Research ArticleEARTH SCIENCES

Frost for the trees: Did climate increase erosion in unglaciated landscapes during the late Pleistocene?

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Science Advances  27 Nov 2015:
Vol. 1, no. 10, e1500715
DOI: 10.1126/sciadv.1500715

Abstract

Understanding climatic influences on the rates and mechanisms of landscape erosion is an unresolved problem in Earth science that is important for quantifying soil formation rates, sediment and solute fluxes to oceans, and atmospheric CO2 regulation by silicate weathering. Glaciated landscapes record the erosional legacy of glacial intervals through moraine deposits and U-shaped valleys, whereas more widespread unglaciated hillslopes and rivers lack obvious climate signatures, hampering mechanistic theory for how climate sets fluxes and form. Today, periglacial processes in high-elevation settings promote vigorous bedrock-to-regolith conversion and regolith transport, but the extent to which frost processes shaped vast swaths of low- to moderate-elevation terrain during past climate regimes is not well established. By combining a mechanistic frost weathering model with a regional Last Glacial Maximum (LGM) climate reconstruction derived from a paleo-Earth System Model, paleovegetation data, and a paleoerosion archive, we propose that frost-driven sediment production was pervasive during the LGM in our unglaciated Pacific Northwest study site, coincident with a 2.5 times increase in erosion relative to modern rates. Our findings provide a novel framework to quantify how climate modulates sediment production over glacial-interglacial cycles in mid-latitude unglaciated terrain.

Keywords
  • Climate
  • geomorphology
  • frost processes
  • erosion
  • LGM
  • Paleoclimate
  • soil production
  • frost-cracking

INTRODUCTION

Modern environmental challenges, including soil sustainability, carbon cycling, habitat rehabilitation, and natural hazard assessment, require the establishment and testing of models that describe how past and future climate changes influence bedrock weathering, soil development, and erosion rates (14). The geologic record demonstrates that during the late Cenozoic (characterized by gradual cooling and intensified orbital-scale climate fluctuations), rates of rock exhumation and sedimentation accelerated, particularly in mid-latitude regions (5, 6). Iconic glacial features, such as moraine deposits and U-shaped valleys, record climate-driven changes in erosion rates and processes, but in more widespread and societally relevant unglaciated settings, hillslopes and rivers typically lack obvious climate signatures. This information gap impedes the development of mechanistic theory for how climate modulates landscape fluxes and form.

Abundant paleoenvironmental records demonstrate that unglaciated regions experienced profound climate changes through the late Pleistocene–Holocene transition, but studies quantifying how environmental variables affect erosion and weathering rates in these settings often marginalize or even forego consideration of the role of past climate regimes. Similarly, investigations of orogenic evolution often use Holocene erosion rates for comparison with rates of long-term tectonic forcing; such endeavors may bias the assessment of the relative balance of uplift and denudation if climate modification of erosion is substantial (710). Robust testing of climate-erosion linkages requires data sets with increased temporal continuity to augment terrace sequences and other landforms frequently interpreted as climatic signatures (11). Although changes in precipitation, which regulate river discharge and vegetation coverage, are often invoked to explain terrace formation in unglaciated settings (710), alternative mechanisms have not been well explored (12). In contrast to precipitation-driven erosion linkages, temperature-driven erosional mechanisms that promote rapid denudation in modern alpine settings (13, 14), such as frost cracking and frost creep, may have been more pervasive during the late Pleistocene (15). Unfortunately, few studies have attempted to decipher the previous extent and vigor of these processes [for example, Kirkby (16) and Savi et al. (17)]. Because hillslope and drainage network response time scales are similar to orbital (Milankovitch) cycle time scales (18, 19), the use of a space-for-time substitution framework to infer climate controls on landscape evolution is challenging (11, 2025). Until recently, we have lacked methods and applicable study sites to quantify paleoerosion rates and test models that explicitly connect climate with landscape dynamics. For these reasons, the climatic inheritance of the late Pleistocene in unglaciated landscapes remains poorly constrained.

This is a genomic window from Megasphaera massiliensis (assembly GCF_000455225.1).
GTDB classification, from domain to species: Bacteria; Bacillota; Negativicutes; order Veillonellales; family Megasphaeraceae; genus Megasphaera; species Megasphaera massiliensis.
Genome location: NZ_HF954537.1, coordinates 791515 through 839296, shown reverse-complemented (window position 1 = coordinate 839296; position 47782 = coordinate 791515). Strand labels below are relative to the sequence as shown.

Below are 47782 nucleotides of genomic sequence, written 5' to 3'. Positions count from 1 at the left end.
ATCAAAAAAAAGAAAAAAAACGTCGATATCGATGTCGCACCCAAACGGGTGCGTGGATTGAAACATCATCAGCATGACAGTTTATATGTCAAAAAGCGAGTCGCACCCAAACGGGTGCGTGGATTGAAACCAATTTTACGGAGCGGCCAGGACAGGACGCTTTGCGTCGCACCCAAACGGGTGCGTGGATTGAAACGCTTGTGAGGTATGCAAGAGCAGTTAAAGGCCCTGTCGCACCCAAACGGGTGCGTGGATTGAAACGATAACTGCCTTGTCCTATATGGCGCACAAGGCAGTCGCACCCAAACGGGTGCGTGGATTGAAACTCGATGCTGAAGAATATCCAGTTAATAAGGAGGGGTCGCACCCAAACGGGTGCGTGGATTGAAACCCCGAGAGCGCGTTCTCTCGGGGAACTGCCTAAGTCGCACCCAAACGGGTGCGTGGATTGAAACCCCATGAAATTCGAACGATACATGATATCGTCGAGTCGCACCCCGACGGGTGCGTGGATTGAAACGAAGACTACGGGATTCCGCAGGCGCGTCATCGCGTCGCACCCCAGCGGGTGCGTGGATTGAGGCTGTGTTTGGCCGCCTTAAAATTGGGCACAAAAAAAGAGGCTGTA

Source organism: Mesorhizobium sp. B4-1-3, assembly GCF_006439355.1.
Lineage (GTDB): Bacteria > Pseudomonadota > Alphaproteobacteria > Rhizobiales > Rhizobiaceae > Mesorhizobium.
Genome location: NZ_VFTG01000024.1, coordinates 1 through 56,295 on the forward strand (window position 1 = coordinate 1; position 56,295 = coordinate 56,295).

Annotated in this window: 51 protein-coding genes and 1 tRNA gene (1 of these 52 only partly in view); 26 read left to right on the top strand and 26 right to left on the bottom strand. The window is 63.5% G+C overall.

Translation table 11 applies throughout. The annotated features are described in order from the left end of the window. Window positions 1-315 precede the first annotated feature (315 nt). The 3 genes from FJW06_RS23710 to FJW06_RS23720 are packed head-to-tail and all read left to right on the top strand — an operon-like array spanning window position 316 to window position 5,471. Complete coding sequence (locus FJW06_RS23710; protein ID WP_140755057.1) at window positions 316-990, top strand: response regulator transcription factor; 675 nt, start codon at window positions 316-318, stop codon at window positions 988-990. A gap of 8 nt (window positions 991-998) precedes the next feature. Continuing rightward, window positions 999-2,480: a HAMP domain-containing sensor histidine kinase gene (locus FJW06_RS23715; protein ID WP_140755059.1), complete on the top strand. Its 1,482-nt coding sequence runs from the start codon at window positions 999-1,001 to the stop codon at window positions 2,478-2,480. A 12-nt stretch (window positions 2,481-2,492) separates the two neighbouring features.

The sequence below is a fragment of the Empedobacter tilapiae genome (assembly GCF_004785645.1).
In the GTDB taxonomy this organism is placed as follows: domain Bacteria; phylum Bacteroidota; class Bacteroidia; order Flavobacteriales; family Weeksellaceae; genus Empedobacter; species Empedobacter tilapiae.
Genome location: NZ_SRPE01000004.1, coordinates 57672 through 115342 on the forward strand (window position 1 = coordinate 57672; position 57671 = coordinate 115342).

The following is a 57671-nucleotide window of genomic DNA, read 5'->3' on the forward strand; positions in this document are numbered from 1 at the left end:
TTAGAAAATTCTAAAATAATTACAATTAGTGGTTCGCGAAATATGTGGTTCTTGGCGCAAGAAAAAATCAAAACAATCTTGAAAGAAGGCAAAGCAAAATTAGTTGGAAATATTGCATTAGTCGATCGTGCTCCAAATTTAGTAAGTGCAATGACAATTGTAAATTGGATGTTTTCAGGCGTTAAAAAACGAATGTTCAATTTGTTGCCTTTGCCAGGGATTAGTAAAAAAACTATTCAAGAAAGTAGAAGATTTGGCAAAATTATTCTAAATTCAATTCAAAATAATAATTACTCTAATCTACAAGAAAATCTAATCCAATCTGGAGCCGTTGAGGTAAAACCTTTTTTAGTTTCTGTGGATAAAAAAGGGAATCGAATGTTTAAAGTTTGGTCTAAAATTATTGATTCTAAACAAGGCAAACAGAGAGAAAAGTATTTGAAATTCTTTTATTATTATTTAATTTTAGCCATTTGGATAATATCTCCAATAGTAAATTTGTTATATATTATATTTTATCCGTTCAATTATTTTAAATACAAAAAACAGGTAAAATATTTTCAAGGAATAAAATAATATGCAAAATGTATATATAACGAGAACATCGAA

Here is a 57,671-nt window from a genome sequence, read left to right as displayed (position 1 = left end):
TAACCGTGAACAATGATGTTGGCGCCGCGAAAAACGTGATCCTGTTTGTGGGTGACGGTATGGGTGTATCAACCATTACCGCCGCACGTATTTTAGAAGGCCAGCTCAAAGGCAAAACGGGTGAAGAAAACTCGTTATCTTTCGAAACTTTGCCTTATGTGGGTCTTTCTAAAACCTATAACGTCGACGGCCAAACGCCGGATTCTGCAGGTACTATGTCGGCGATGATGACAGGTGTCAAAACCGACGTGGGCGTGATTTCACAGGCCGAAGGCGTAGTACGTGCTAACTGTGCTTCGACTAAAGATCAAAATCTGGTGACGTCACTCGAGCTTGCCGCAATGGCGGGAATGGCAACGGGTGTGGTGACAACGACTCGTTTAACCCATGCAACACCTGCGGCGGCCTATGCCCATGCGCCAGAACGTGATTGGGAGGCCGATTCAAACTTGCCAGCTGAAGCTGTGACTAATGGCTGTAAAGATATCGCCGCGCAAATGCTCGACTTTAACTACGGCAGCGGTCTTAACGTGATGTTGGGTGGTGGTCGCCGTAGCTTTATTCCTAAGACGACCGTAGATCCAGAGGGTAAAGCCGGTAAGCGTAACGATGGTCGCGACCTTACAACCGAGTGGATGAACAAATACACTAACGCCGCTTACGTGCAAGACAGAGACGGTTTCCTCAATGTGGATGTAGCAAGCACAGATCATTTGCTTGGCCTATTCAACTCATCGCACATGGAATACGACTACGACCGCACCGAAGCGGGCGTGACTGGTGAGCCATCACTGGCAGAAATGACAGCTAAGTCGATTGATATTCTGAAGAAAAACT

Organic and inorganic deposits archived in sedimentary basins can record climatic controls on geomorphic processes and rates and enable us to decipher how past climates influence erosion rates, particularly given the advent of isotopic tools such as cosmogenic nuclides. In tectonically active settings, such as the unglaciated Oregon Coast Range (OCR) of the U.S. Pacific Northwest, paleoarchives are rarely preserved. One notable exception is Little Lake in Oregon, a small landslide-dammed remnant of a much larger paleolake (~6 km2 catchment) that has been extensively studied by paleoecologists (Supplementary Materials) (2628). Little Lake is located in the temperate portion of the OCR at latitude 44.2°N, more than 400 km to the south of the maximum extent of the Cordilleran ice sheet (~47.2°N; Fig. 1, inset). Fossil plant communities from Little Lake sediment cores chronicle open canopy forests during Marine Isotope Stage (MIS) 3 [50 to 26 thousand years ago (ka)]; a cold, drier, and nutrient-poor parkland setting during the last glacial (MIS 2; 26 to 13 ka); and a shift toward warm, moister conditions and temperate, closed-canopy Douglas-fir forests at 13 ka with the onset of the modern interglacial interval (MIS 1) (26, 27).